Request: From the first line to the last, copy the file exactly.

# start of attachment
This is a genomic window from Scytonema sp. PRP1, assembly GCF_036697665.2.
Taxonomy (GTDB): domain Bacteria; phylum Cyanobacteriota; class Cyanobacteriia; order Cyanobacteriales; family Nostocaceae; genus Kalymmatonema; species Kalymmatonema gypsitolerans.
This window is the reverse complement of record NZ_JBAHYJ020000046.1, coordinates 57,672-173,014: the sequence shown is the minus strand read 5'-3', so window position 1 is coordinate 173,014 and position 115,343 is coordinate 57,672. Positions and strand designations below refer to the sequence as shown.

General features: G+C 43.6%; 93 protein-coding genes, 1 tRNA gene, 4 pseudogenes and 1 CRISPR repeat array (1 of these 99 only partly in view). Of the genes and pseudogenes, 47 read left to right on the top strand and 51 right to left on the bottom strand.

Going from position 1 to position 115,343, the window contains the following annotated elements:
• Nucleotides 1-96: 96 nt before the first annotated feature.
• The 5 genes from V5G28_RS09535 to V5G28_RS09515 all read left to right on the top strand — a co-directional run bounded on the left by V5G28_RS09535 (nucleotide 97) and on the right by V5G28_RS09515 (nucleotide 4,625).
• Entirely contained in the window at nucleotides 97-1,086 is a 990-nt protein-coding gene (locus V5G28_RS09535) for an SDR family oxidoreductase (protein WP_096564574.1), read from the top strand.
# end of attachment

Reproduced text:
This is a genomic window from Scytonema sp. PRP1, assembly GCF_036697665.2.
Taxonomy (GTDB): domain Bacteria; phylum Cyanobacteriota; class Cyanobacteriia; order Cyanobacteriales; family Nostocaceae; genus Kalymmatonema; species Kalymmatonema gypsitolerans.
This window is the reverse complement of record NZ_JBAHYJ020000046.1, coordinates 57,672-173,014: the sequence shown is the minus strand read 5'-3', so window position 1 is coordinate 173,014 and position 115,343 is coordinate 57,672. Positions and strand designations below refer to the sequence as shown.

General features: G+C 43.6%; 93 protein-coding genes, 1 tRNA gene, 4 pseudogenes and 1 CRISPR repeat array (1 of these 99 only partly in view). Of the genes and pseudogenes, 47 read left to right on the top strand and 51 right to left on the bottom strand.

Going from position 1 to position 115,343, the window contains the following annotated elements:
• Nucleotides 1-96: 96 nt before the first annotated feature.
• The 5 genes from V5G28_RS09535 to V5G28_RS09515 all read left to right on the top strand — a co-directional run bounded on the left by V5G28_RS09535 (nucleotide 97) and on the right by V5G28_RS09515 (nucleotide 4,625).
• Entirely contained in the window at nucleotides 97-1,086 is a 990-nt protein-coding gene (locus V5G28_RS09535) for an SDR family oxidoreductase (protein WP_096564574.1), read from the top strand.